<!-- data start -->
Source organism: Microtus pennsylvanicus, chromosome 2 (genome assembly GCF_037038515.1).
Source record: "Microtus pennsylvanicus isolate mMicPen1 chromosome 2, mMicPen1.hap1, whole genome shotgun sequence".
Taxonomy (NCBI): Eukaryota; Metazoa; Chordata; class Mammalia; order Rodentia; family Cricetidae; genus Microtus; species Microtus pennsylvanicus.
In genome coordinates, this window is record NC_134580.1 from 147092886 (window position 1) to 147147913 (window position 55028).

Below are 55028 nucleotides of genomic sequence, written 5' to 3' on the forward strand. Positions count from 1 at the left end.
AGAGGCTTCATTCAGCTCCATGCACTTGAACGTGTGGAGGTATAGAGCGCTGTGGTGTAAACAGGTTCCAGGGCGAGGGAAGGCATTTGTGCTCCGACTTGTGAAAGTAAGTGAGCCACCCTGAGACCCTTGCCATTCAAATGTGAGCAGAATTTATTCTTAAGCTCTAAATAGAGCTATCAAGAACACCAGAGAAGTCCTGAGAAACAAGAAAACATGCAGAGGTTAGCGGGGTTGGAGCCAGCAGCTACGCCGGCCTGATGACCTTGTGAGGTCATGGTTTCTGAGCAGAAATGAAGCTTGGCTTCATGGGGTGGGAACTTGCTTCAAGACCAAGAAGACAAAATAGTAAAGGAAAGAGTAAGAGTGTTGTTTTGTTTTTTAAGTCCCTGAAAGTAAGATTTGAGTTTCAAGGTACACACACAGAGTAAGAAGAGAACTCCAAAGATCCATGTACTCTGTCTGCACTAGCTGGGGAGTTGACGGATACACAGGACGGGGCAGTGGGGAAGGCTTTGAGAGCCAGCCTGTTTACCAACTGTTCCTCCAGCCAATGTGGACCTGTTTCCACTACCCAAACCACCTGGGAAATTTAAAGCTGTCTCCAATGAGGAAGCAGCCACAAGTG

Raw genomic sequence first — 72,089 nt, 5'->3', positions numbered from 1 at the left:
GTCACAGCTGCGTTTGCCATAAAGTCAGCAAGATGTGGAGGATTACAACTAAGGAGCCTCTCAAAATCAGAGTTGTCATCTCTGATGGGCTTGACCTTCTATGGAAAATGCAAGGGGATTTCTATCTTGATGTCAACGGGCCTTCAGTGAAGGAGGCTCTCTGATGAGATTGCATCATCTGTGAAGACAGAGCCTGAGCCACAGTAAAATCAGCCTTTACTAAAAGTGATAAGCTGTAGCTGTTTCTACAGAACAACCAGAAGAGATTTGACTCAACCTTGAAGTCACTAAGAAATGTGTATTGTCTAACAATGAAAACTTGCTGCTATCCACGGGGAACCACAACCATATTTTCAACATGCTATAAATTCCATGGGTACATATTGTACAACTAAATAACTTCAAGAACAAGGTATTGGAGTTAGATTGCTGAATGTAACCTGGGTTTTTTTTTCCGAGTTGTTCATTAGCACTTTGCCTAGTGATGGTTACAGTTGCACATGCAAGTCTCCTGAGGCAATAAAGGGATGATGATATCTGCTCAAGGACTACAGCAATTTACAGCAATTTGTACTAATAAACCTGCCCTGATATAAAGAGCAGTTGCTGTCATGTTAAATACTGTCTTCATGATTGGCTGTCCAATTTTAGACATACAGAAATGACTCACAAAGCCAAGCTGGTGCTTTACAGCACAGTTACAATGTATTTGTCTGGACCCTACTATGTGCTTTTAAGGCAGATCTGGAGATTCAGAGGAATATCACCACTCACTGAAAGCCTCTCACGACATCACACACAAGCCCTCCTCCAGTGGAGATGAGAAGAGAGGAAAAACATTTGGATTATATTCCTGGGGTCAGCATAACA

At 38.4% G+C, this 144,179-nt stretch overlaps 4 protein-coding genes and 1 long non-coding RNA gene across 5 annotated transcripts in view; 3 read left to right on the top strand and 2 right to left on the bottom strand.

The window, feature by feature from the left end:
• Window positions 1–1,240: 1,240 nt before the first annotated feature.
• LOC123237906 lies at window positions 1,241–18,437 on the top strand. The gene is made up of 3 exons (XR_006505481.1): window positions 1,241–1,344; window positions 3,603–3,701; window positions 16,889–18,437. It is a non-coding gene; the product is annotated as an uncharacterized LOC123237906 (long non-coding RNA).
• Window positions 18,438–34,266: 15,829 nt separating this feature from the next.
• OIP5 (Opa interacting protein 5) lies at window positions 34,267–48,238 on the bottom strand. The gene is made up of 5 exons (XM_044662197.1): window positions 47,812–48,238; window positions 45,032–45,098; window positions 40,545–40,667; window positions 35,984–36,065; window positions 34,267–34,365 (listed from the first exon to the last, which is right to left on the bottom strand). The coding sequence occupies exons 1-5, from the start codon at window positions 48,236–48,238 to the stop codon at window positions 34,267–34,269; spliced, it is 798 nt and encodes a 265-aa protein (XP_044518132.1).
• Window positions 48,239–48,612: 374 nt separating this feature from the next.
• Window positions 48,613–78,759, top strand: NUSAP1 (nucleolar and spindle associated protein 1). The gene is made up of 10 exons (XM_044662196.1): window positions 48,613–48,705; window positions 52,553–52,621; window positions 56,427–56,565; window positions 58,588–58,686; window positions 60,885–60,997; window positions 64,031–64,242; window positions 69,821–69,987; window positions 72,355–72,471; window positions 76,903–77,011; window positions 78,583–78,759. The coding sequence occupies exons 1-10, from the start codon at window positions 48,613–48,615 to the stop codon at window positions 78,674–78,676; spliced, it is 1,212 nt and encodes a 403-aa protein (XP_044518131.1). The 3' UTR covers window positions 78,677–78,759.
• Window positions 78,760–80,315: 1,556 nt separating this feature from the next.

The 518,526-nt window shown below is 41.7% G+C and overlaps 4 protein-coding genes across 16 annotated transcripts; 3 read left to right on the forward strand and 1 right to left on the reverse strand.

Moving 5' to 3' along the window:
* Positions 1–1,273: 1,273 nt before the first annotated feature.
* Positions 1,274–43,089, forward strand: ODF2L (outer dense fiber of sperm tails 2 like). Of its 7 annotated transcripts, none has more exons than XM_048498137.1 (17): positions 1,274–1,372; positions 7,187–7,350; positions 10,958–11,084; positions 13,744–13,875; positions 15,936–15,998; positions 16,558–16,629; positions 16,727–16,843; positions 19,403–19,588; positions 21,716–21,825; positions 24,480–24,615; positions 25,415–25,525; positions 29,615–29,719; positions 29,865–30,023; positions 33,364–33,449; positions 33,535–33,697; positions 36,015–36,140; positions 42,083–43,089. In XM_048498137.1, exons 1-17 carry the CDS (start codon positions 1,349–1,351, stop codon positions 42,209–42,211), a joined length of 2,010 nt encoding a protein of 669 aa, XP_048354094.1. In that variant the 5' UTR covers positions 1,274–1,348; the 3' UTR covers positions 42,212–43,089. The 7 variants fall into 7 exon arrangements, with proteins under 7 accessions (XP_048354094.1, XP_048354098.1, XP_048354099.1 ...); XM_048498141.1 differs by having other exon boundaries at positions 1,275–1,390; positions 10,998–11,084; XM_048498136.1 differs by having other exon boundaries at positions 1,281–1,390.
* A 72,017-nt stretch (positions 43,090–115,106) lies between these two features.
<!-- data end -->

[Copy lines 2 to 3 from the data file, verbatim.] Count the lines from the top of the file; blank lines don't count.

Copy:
Source record: "Microtus pennsylvanicus isolate mMicPen1 chromosome 2, mMicPen1.hap1, whole genome shotgun sequence".
Taxonomy (NCBI): Eukaryota; Metazoa; Chordata; class Mammalia; order Rodentia; family Cricetidae; genus Microtus; species Microtus pennsylvanicus.